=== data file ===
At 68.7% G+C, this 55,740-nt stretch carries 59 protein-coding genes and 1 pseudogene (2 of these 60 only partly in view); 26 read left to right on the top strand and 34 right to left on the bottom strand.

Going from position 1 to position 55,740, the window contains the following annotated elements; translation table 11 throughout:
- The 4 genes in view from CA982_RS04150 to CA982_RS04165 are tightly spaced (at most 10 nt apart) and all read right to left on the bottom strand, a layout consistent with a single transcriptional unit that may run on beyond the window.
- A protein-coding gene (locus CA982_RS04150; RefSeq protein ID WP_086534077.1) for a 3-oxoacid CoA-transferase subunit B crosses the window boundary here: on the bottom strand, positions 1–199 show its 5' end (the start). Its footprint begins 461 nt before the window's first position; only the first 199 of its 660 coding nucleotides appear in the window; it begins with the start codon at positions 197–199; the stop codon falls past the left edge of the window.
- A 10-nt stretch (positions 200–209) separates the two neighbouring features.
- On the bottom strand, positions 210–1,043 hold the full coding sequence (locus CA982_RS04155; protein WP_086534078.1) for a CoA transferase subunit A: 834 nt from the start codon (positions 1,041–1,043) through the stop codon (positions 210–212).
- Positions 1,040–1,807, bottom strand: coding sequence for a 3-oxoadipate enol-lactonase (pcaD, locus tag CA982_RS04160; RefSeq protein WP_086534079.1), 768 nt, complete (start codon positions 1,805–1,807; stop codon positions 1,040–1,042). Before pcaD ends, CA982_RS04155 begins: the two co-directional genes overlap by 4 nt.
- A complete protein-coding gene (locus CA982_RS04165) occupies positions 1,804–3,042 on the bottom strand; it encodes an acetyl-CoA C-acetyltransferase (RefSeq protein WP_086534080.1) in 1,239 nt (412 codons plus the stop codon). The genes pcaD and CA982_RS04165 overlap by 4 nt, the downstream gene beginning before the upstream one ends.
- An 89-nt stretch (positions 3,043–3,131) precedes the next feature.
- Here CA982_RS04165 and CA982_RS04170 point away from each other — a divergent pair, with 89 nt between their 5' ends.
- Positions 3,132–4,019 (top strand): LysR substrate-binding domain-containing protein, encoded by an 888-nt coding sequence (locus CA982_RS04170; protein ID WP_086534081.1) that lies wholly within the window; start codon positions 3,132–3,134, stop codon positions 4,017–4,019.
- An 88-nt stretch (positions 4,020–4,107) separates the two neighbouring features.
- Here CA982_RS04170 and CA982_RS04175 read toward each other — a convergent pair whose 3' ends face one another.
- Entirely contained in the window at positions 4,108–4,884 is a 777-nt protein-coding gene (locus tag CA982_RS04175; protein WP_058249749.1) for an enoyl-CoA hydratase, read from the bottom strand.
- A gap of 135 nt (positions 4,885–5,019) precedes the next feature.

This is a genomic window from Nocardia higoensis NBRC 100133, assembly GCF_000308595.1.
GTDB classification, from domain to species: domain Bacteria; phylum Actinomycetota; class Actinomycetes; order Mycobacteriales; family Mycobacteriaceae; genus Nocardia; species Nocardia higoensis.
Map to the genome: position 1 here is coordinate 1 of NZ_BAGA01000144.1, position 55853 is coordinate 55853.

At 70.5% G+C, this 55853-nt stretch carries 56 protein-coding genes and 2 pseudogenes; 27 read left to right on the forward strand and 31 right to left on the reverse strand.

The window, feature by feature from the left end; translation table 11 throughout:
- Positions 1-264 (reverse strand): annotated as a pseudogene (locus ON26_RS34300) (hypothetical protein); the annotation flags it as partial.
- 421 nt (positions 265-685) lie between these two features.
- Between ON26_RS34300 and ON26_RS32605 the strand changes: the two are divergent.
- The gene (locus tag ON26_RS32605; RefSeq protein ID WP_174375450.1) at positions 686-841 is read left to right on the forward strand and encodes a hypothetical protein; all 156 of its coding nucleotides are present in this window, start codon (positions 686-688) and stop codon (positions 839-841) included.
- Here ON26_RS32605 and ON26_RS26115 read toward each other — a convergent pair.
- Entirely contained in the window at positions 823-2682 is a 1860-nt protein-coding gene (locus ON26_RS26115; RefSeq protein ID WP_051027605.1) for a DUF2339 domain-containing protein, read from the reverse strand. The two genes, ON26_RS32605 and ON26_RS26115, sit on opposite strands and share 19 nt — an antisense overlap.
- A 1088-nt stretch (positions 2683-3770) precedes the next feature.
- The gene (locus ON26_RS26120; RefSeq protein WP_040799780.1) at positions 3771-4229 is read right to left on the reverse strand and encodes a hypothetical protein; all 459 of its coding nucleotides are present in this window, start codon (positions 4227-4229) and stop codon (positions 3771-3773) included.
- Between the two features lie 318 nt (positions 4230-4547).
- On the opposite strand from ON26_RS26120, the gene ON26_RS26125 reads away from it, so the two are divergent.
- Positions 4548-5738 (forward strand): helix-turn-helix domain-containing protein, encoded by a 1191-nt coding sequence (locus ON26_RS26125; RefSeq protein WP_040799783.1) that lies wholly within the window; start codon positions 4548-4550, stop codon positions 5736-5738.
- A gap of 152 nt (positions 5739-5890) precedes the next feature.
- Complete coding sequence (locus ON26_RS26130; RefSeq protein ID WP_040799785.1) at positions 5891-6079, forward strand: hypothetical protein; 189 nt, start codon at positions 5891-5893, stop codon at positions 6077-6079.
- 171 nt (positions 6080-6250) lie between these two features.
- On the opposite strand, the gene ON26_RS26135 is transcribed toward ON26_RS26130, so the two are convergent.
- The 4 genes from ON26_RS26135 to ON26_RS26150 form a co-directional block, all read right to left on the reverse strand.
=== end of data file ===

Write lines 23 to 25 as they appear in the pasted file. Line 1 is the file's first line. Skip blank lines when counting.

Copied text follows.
- Between ON26_RS34300 and ON26_RS32605 the strand changes: the two are divergent.
- The gene (locus tag ON26_RS32605; RefSeq protein ID WP_174375450.1) at positions 686-841 is read left to right on the forward strand and encodes a hypothetical protein; all 156 of its coding nucleotides are present in this window, start codon (positions 686-688) and stop codon (positions 839-841) included.
- Here ON26_RS32605 and ON26_RS26115 read toward each other — a convergent pair.